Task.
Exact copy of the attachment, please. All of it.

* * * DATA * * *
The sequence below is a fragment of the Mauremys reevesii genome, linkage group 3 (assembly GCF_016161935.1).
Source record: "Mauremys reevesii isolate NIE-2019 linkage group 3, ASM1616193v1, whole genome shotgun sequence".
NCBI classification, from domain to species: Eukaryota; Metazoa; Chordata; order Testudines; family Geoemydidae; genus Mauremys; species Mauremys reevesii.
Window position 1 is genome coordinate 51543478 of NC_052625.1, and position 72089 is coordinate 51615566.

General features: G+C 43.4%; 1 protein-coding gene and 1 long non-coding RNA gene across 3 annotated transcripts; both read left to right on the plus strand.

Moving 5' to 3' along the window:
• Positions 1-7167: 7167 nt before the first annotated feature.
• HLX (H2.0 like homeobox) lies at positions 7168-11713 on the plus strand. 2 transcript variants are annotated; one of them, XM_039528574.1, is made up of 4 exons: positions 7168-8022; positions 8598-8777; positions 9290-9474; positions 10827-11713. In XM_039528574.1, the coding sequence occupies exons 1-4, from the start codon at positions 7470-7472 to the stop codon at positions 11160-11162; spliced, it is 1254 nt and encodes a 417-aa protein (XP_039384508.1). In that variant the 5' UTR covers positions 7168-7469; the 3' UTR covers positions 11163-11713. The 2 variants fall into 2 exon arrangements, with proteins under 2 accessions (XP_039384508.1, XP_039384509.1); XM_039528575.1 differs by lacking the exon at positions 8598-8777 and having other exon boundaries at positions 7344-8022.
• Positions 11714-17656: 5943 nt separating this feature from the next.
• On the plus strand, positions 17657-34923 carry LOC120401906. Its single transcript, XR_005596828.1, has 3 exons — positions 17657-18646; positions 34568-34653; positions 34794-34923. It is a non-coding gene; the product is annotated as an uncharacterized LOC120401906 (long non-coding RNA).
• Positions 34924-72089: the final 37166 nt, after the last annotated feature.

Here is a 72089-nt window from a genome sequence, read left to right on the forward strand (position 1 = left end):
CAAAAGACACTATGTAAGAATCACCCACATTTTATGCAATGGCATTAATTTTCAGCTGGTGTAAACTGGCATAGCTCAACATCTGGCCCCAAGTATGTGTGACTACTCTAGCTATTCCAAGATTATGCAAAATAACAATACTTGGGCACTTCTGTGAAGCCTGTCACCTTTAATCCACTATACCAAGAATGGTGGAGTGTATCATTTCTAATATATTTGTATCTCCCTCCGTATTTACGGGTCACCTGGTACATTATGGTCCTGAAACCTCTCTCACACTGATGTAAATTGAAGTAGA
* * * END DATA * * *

The sequence below is a fragment of the Mauremys reevesii genome, linkage group 3 (assembly GCF_016161935.1).
Source record: "Mauremys reevesii isolate NIE-2019 linkage group 3, ASM1616193v1, whole genome shotgun sequence".
NCBI classification, from domain to species: Eukaryota; Metazoa; Chordata; order Testudines; family Geoemydidae; genus Mauremys; species Mauremys reevesii.
Window position 1 is genome coordinate 51543478 of NC_052625.1, and position 72089 is coordinate 51615566.

General features: G+C 43.4%; 1 protein-coding gene and 1 long non-coding RNA gene across 3 annotated transcripts; both read left to right on the plus strand.

Moving 5' to 3' along the window:
• Positions 1-7167: 7167 nt before the first annotated feature.
• HLX (H2.0 like homeobox) lies at positions 7168-11713 on the plus strand. 2 transcript variants are annotated; one of them, XM_039528574.1, is made up of 4 exons: positions 7168-8022; positions 8598-8777; positions 9290-9474; positions 10827-11713. In XM_039528574.1, the coding sequence occupies exons 1-4, from the start codon at positions 7470-7472 to the stop codon at positions 11160-11162; spliced, it is 1254 nt and encodes a 417-aa protein (XP_039384508.1). In that variant the 5' UTR covers positions 7168-7469; the 3' UTR covers positions 11163-11713. The 2 variants fall into 2 exon arrangements, with proteins under 2 accessions (XP_039384508.1, XP_039384509.1); XM_039528575.1 differs by lacking the exon at positions 8598-8777 and having other exon boundaries at positions 7344-8022.
• Positions 11714-17656: 5943 nt separating this feature from the next.
• On the plus strand, positions 17657-34923 carry LOC120401906. Its single transcript, XR_005596828.1, has 3 exons — positions 17657-18646; positions 34568-34653; positions 34794-34923. It is a non-coding gene; the product is annotated as an uncharacterized LOC120401906 (long non-coding RNA).
• Positions 34924-72089: the final 37166 nt, after the last annotated feature.

Here is a 72089-nt window from a genome sequence, read left to right on the forward strand (position 1 = left end):
CAAAAGACACTATGTAAGAATCACCCACATTTTATGCAATGGCATTAATTTTCAGCTGGTGTAAACTGGCATAGCTCAACATCTGGCCCCAAGTATGTGTGACTACTCTAGCTATTCCAAGATTATGCAAAATAACAATACTTGGGCACTTCTGTGAAGCCTGTCACCTTTAATCCACTATACCAAGAATGGTGGAGTGTATCATTTCTAATATATTTGTATCTCCCTCCGTATTTACGGGTCACCTGGTACATTATGGTCCTGAAACCTCTCTCACACTGATGTAAATTGAAGTAGA